Tuesday, August 2, 2011

Government's mixed message for women

Posted By on Tue, Aug 2, 2011 at 12:04 PM

  • MestreechCity

All right, let’s recap: The federal government is going to force insurers to cover birth control, including “the morning after pill,” without a co-pay, but our antiquated state government is going to torment pregnant women if they choose to have an abortion with unnecessary and sadistic new regulations. OK. Got that.

Of course, the Right is whining about making birth control more accessible (the idea of making any of their corporate buddies do anything other than write checks to their campaigns seems unsettling to them). Meanwhile, the Left is pointing out that if we give women birth control, we can avoid abortions and all of the other costs that come along with unplanned, unwanted pregnancies — of which there are many, we’re talking about a lifetime’s worth, right?

At the same time, the Right is happy to cut education funding, environmental oversight (note: pollution often impacts the health of pregnant women, fetuses and young children fastest and most fiercely), etc., too.

And, let’s not forget that the world is already overcrowded and overburdened and that we’re already facing near-term shortages of critical natural resources.

So, um, why does the Right want us to have babies we don’t want and that society can’t care for? This is where I get lost. Please, someone fill me in. I mean, this can’t just be about us getting our jollies off too much, can it? (And, I’ll go ahead and assert that if we all got laid more, the world would be a happier place.)

Seriously, what is the Right thinking on this one? Birth control is one of the best things that ever happened for women — and for society as a whole.

From The Daily Beast:

Starting in 2013, the Department of Health and Human Services announced Monday, insurance companies will be compelled to cover a wide range of women’s health services, from testing for gestational diabetes to counseling about domestic violence, without requiring a copayment. But it was HHS’ inclusion of free contraception in the slate of services to be classified as preventive care that grabbed all the headlines.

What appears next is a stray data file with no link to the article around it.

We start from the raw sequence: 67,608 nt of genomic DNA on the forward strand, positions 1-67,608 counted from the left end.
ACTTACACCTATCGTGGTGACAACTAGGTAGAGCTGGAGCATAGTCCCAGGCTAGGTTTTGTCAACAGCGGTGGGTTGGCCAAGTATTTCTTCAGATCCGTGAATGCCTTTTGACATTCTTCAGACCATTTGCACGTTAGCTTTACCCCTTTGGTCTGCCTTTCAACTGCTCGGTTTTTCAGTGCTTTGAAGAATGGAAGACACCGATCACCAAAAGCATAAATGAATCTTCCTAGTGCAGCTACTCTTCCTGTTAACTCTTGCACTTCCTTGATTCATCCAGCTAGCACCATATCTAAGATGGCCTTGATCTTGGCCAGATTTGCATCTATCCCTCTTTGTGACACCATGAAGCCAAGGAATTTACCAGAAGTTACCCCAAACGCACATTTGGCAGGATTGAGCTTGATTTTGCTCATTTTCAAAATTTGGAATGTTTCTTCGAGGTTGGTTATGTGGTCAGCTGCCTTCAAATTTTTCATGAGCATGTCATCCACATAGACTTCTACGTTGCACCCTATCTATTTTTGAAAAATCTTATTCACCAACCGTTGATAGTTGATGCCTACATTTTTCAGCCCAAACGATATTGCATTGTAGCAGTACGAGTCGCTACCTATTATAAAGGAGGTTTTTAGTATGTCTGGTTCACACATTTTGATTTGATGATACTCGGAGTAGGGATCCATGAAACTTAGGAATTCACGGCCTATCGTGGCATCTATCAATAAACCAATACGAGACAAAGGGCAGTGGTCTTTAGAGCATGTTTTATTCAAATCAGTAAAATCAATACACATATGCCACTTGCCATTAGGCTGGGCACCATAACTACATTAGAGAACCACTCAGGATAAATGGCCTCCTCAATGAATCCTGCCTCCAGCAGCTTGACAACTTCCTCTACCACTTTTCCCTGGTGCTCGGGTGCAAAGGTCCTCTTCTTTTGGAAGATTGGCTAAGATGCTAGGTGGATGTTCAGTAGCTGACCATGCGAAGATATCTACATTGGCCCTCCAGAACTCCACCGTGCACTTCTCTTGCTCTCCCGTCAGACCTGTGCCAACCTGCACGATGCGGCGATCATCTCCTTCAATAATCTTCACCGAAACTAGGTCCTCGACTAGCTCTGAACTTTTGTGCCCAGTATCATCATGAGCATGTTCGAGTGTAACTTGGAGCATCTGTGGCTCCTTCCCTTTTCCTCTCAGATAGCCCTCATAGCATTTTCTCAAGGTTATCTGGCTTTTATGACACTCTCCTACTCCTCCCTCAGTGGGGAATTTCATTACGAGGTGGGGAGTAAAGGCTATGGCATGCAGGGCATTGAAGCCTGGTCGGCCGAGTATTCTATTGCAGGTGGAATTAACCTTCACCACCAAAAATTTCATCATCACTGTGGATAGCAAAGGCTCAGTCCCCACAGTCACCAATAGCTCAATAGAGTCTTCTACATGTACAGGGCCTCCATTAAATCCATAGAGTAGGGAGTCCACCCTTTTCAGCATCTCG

The news comes shortly after the Institute of Medicine issued a report recommending what services should be offered without extra cost to female patients. Even those in the reproductive-health community who have long advocated for free birth control as common-sense policy were surprised at the haste with which HHS announced the adoption of the IOM’s recommendations. The idea of free birth control for all falls in the rarely acknowledged gray area between boring old medical regulations and the promise of unrestrained sexual ecstasies—or at least so I’m told by some of the angrier pundits on Fox News—and the department’s quick turnaround allowed it to sidestep an opposition that was just starting to heat up its arguments. Still, Bill O’Reilly did manage to squeeze in one memorable statement, claiming that free birth-control pills wouldn’t work because women who get pregnant are too drunk to use their birth control when they have sex. (No one on O’Reilly’s show bothered to correct his false assumption that you have to take the pill during sex for it to be effective.)

Read the rest of this post, by Amanda Marcotte, here.

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